Thursday, April 13, 2006


Good Friday in Sartene

Tomorrow is Good Friday. Although I'm not a religious person, it's impossible to escape the sombre tone of this day whatever the country you are in.

Three years ago I spent Good Friday in Sartene in Southern Corsica, having heard about the religious procession that takes place there on that day. It is called the Catenacciu. Despite arriving early, we were amazed by the crowds. I reckon that several thousand people were packed into the tiny Central Square, and they were there to see several priests carrying a statue of the crucified Christ, and a penitent in blood-red robes and a pointed hood completely obscuring his head, walking in procession through the streets of the town.

The penitent was wearing heavy chains attached to his ankles and as he walked you could hear them dragging along the ground. It looked tortuously painful and totally exhausting, yet as I understand it there is a long queue of people waiting to take their turn to be the penitent.

I won't be joining this queue, and I think my lack of a Corsican family name would prevent me taking part anyway. It is a very ancient ritual, echoed in several other Corsican towns and villages, and also in other Mediterranean countries. In Mediaeval times, the pentent was a genuine sinner, having thoroughly earned his penance, and the onlookers used to throw stones at him as he walked.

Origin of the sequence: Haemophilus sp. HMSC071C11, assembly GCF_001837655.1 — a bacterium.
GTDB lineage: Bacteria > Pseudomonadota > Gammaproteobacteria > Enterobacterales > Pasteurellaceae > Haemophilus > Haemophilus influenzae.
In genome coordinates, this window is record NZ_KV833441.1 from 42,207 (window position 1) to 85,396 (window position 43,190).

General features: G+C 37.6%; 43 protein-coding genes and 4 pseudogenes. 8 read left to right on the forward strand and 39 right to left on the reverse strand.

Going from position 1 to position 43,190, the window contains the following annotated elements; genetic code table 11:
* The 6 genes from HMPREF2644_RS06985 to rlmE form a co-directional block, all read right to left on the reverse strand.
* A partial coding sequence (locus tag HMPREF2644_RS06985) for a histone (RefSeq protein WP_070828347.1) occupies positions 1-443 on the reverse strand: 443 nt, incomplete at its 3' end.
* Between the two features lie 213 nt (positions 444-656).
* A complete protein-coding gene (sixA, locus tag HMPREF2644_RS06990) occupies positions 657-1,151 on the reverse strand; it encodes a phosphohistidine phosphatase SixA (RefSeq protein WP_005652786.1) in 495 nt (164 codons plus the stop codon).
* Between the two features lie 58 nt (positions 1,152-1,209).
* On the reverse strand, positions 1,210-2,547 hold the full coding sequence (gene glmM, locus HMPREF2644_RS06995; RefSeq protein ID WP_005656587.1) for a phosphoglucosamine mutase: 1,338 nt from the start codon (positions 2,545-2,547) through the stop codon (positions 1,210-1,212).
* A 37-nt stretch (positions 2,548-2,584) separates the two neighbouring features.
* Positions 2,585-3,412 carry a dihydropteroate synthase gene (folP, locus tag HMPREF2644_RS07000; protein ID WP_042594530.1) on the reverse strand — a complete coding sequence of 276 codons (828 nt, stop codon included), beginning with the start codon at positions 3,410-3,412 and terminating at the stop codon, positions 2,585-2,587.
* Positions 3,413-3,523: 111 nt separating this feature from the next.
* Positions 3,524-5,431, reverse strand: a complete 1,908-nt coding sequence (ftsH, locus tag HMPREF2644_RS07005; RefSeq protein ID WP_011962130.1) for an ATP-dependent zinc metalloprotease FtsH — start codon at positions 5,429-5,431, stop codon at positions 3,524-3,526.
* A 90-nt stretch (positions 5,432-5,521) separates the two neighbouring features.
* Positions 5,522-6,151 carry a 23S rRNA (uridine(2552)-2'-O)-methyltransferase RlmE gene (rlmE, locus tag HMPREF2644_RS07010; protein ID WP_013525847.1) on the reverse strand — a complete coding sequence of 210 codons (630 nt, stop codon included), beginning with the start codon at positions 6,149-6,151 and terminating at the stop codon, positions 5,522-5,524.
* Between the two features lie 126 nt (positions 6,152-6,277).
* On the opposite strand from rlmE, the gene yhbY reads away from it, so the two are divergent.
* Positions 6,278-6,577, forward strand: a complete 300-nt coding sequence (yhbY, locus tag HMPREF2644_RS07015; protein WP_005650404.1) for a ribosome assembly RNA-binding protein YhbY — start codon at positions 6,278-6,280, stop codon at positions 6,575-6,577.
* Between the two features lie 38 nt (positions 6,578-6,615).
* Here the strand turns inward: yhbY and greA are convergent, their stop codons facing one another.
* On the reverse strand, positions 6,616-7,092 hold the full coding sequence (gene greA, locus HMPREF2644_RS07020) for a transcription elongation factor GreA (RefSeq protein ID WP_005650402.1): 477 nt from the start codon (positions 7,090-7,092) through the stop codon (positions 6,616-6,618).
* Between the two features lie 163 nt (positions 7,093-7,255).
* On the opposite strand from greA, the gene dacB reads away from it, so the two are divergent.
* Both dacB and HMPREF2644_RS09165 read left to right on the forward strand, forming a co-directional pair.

Thanks to a tip off, we got a better look at the proceedings than some. Someone told us that the procession would soon pass a certain very narrow part of the town and we were able to stand on a municipal flower container to get a better view. It felt voyeuristic to this North European, but like so many other things in this wonderful place, it's perfectly normal in Corsica.

I've never been to the Catenacciu, but I have been to the Calvi equivalent many times and will be going again tonight at 21H. The procession in Calvi is called the Granitula. Granìtula is the Corsican word for spiral, but it generally connotes the spiral procession of Good Friday that takes place in Corsican towns and villages. The evening procession is generally led by the prior (priore) of the Lay Brotherhood (Cunfraternità). It represents the progress of Jesus to Golgotha and therefore involves several stops upon the way. The procession is generally accompanied by the chanting of ancient dirges and the cross is carried by an incognito penitent, robed, hooded and walking barefoot. The snail-like labyrinthine procession curls into a tight knot at key points along the way and uncurls again (often with much jostling and shaking of the torches that the brothers carry). It normally winds through the village from the church and back. There are many different ways to explain the symbolic ritual. It can be seen as time enclosing space, with no beginning and no end. There are others who would interpret it as a way going from darkness into the light. Taking place in the Spring, it can be taken as symbolic of the passing of the seasons. It was adopted long ago as a piece of Christian ritual associated with the resurrection. Similarly there are those who take it as a way of expressing birth, death and rebirth. More simply, the coiling and uncoiling procession can be read as yin and yang, or pairs such as intellect and will, or knowledge and love. The processions take place in many places, especially in the north of the island - in Calvi, but also in Erbalunga, Peru Casavechje, Prunelli di Casaconi...
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